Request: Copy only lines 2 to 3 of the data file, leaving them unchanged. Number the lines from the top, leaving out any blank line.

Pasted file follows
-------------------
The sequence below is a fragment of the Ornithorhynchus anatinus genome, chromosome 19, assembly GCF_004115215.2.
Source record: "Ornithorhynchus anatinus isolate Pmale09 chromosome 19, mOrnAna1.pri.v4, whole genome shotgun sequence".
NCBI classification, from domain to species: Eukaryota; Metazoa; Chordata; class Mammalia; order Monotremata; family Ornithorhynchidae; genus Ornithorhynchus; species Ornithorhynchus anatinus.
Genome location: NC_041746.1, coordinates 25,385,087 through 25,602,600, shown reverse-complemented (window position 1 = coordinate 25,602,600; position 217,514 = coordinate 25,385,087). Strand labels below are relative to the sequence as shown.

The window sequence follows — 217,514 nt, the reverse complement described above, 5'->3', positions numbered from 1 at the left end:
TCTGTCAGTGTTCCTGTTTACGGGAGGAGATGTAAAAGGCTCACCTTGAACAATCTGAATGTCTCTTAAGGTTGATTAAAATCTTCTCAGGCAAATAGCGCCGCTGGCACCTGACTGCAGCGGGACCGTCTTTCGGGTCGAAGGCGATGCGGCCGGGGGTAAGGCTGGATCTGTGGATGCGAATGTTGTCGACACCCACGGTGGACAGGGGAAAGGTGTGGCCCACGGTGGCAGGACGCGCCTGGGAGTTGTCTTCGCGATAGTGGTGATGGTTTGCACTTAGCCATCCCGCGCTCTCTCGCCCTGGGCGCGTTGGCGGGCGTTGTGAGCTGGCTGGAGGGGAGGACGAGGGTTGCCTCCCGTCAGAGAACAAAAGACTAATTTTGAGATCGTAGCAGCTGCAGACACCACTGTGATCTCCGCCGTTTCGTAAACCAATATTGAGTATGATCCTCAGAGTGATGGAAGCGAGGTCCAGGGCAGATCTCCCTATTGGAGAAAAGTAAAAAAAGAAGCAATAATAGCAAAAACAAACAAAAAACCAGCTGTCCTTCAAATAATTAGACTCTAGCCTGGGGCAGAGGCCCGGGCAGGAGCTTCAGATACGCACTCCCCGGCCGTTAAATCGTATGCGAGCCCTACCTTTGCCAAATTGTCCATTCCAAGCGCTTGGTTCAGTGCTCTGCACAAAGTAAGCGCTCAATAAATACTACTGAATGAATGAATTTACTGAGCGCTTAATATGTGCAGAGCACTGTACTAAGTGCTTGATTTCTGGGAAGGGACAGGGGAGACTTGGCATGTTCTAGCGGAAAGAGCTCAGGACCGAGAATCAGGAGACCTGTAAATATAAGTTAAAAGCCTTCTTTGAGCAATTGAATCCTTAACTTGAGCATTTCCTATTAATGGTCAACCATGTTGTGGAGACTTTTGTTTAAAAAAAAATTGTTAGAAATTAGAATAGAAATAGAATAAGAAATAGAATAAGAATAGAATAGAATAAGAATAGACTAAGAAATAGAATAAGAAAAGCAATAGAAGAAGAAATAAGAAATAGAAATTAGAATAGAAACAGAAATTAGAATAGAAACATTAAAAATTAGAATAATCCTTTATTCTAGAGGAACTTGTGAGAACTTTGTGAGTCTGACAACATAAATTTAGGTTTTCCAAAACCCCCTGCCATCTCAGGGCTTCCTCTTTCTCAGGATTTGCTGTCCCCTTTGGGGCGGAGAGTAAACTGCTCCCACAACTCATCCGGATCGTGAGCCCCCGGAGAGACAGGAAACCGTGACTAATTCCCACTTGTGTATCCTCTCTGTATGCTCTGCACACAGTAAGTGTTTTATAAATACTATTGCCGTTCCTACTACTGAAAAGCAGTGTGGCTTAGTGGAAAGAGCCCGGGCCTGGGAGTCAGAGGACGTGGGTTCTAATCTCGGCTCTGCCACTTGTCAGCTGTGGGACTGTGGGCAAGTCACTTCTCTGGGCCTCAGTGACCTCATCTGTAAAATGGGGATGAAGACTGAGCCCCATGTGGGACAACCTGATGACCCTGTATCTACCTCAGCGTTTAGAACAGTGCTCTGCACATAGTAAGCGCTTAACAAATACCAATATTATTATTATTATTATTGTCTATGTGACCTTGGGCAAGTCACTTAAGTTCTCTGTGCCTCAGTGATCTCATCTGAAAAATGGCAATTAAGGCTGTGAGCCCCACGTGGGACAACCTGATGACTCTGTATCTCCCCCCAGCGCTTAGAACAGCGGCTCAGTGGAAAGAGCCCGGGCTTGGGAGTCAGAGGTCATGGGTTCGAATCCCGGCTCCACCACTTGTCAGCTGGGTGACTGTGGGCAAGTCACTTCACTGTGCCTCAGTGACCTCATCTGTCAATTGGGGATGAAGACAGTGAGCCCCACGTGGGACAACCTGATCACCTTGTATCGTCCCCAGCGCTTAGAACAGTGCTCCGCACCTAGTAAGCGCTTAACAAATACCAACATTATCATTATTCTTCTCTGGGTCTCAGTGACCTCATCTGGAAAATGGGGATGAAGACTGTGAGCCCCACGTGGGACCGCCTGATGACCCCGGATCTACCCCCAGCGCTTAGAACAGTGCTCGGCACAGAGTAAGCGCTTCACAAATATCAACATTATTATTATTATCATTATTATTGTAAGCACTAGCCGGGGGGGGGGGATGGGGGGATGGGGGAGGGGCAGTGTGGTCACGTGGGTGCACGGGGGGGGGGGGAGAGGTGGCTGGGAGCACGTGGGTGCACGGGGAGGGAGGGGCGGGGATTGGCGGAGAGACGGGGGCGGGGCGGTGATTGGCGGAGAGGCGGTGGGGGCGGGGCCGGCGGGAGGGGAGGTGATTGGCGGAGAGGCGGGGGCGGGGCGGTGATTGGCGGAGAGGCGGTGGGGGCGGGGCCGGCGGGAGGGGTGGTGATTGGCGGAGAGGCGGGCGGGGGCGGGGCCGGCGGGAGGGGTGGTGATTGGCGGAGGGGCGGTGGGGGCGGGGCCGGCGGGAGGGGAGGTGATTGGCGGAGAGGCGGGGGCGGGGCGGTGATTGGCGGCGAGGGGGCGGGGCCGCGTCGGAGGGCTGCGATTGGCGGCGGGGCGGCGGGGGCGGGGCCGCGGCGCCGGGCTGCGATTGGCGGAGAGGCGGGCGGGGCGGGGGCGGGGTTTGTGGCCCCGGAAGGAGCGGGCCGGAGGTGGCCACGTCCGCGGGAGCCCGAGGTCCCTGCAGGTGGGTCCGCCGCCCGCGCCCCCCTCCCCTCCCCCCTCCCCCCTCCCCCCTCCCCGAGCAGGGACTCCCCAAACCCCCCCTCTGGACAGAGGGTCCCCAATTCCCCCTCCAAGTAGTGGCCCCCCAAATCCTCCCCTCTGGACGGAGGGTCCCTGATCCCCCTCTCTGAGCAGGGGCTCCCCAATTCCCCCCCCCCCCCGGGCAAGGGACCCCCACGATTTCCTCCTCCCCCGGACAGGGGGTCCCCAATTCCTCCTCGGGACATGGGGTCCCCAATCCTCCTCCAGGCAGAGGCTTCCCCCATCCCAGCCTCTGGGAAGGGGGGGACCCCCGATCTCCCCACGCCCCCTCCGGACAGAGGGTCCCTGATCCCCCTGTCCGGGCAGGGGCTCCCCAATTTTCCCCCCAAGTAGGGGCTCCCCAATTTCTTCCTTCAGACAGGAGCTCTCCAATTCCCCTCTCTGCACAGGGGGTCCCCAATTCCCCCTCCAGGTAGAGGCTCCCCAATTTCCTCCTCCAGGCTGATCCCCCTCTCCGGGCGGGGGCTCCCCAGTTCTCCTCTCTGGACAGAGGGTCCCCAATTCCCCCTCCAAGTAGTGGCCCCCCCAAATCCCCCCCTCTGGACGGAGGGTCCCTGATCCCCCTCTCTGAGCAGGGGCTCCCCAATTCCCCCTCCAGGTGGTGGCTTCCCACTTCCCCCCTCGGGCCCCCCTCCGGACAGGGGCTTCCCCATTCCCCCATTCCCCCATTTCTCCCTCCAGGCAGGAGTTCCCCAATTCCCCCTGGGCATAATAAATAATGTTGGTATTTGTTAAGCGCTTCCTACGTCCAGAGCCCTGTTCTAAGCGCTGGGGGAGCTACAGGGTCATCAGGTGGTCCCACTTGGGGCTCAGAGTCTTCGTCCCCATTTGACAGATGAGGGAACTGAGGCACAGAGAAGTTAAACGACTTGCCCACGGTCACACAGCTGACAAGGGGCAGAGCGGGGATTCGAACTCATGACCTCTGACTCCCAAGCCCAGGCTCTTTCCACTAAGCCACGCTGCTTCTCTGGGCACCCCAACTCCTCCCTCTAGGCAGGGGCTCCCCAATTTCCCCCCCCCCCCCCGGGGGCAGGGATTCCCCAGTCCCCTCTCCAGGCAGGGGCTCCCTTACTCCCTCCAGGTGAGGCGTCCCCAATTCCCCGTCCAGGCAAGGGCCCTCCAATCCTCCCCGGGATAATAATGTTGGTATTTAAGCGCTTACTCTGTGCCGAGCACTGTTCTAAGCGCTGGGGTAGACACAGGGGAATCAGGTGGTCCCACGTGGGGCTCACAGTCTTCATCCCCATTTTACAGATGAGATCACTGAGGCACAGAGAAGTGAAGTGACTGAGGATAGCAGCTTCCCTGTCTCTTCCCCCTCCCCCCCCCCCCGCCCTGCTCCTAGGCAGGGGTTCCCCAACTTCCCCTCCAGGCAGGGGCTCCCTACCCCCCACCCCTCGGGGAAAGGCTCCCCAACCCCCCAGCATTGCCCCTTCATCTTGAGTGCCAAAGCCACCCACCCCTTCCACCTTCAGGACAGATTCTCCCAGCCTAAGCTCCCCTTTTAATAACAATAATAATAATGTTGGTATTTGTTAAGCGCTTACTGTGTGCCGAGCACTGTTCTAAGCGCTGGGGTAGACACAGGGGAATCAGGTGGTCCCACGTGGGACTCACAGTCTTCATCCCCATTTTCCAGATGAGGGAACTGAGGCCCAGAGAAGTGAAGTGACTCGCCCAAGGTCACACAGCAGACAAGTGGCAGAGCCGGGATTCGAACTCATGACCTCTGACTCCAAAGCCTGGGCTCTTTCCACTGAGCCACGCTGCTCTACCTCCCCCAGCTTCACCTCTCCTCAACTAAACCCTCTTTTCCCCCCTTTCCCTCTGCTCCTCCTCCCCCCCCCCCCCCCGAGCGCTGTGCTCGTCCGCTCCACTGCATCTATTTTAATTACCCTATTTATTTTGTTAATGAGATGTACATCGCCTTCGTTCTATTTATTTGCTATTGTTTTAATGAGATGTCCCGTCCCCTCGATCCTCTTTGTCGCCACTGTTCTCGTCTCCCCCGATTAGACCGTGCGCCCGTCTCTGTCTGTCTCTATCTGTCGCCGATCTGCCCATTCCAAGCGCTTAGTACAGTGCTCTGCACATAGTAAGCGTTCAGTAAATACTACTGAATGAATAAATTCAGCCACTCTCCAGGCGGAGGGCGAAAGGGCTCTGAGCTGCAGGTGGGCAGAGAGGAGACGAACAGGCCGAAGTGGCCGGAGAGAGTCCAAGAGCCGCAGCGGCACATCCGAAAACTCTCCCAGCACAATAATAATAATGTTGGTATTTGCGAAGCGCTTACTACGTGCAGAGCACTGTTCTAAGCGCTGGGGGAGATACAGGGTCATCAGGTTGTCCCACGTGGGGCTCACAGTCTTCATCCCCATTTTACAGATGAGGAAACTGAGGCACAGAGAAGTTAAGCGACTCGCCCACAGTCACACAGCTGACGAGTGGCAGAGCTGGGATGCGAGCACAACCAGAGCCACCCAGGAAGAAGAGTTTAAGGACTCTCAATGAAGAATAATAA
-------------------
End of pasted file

Source record: "Ornithorhynchus anatinus isolate Pmale09 chromosome 19, mOrnAna1.pri.v4, whole genome shotgun sequence".
NCBI classification, from domain to species: Eukaryota; Metazoa; Chordata; class Mammalia; order Monotremata; family Ornithorhynchidae; genus Ornithorhynchus; species Ornithorhynchus anatinus.